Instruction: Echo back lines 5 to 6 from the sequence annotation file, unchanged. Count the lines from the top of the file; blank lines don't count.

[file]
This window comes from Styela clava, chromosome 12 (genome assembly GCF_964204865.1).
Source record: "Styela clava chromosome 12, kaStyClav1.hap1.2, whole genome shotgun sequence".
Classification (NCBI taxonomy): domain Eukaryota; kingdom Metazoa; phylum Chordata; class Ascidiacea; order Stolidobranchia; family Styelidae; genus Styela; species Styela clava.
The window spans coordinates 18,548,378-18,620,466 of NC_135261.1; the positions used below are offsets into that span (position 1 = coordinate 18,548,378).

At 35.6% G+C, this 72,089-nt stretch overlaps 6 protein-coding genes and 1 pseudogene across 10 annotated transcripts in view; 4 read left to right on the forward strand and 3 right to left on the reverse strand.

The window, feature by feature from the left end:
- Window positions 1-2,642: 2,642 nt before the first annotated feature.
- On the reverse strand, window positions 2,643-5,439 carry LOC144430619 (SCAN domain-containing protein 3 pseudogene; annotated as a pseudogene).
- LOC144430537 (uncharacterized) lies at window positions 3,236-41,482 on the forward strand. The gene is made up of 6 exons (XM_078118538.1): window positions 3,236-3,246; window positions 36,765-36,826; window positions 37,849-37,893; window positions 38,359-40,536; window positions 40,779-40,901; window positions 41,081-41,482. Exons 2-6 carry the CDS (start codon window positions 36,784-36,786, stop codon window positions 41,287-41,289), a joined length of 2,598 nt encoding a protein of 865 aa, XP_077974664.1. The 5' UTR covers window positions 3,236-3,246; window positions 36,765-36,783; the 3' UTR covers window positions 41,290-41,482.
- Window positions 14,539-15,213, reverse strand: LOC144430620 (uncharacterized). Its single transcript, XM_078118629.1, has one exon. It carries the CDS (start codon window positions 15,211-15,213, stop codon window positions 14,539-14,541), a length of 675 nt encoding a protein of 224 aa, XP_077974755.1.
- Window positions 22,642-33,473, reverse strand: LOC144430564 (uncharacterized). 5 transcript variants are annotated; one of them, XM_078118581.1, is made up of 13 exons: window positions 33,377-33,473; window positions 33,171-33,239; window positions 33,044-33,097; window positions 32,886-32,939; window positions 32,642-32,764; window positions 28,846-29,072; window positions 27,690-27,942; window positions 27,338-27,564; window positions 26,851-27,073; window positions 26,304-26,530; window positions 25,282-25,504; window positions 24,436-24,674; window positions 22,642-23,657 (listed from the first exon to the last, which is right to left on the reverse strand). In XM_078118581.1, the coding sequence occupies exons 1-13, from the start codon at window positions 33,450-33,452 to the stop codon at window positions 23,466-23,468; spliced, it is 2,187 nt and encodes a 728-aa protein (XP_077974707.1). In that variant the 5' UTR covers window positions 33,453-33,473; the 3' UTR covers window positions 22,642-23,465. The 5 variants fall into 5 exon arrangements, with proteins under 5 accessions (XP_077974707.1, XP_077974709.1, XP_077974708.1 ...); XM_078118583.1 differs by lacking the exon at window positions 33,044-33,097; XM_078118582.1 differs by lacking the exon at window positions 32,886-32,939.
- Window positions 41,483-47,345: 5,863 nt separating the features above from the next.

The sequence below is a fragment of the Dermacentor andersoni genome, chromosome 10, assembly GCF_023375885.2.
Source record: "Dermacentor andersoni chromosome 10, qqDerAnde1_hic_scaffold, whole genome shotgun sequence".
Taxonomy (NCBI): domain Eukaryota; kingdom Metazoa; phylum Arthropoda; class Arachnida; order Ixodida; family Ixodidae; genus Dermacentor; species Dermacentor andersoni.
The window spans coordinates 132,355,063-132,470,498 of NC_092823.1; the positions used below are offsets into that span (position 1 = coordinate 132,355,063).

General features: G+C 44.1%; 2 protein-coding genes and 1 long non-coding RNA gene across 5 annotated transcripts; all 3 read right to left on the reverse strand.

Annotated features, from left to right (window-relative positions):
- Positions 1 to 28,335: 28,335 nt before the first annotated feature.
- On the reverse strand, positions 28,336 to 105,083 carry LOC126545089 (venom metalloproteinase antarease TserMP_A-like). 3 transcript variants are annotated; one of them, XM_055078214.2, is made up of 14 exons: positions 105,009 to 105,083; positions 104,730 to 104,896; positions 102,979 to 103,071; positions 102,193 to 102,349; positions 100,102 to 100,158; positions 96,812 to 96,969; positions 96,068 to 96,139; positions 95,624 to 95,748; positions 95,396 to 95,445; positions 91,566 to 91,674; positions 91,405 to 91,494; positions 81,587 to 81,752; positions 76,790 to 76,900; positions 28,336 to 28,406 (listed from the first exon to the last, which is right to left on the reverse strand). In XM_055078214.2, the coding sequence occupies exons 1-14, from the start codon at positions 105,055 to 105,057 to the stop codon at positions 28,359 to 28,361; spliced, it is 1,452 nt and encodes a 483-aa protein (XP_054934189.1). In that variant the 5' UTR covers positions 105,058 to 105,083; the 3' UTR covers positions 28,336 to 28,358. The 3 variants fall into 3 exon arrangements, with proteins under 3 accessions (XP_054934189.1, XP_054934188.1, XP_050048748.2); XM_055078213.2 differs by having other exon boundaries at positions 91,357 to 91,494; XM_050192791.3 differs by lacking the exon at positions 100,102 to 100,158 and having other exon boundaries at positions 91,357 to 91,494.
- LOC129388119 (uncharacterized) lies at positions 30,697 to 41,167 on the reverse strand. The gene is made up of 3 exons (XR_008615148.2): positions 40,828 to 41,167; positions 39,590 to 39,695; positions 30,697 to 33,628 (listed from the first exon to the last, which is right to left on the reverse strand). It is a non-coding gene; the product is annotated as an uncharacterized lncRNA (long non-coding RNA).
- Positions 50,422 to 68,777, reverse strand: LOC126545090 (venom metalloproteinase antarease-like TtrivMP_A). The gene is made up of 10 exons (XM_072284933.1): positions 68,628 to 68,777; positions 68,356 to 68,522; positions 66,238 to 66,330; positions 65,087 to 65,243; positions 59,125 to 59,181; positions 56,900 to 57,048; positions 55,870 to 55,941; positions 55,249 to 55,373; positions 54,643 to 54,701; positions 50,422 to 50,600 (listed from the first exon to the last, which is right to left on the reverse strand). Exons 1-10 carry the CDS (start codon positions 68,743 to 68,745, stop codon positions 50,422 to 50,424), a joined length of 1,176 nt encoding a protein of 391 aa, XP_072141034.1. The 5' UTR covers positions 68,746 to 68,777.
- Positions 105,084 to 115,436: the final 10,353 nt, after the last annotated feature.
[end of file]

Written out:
At 35.6% G+C, this 72,089-nt stretch overlaps 6 protein-coding genes and 1 pseudogene across 10 annotated transcripts in view; 4 read left to right on the forward strand and 3 right to left on the reverse strand.

The window, feature by feature from the left end: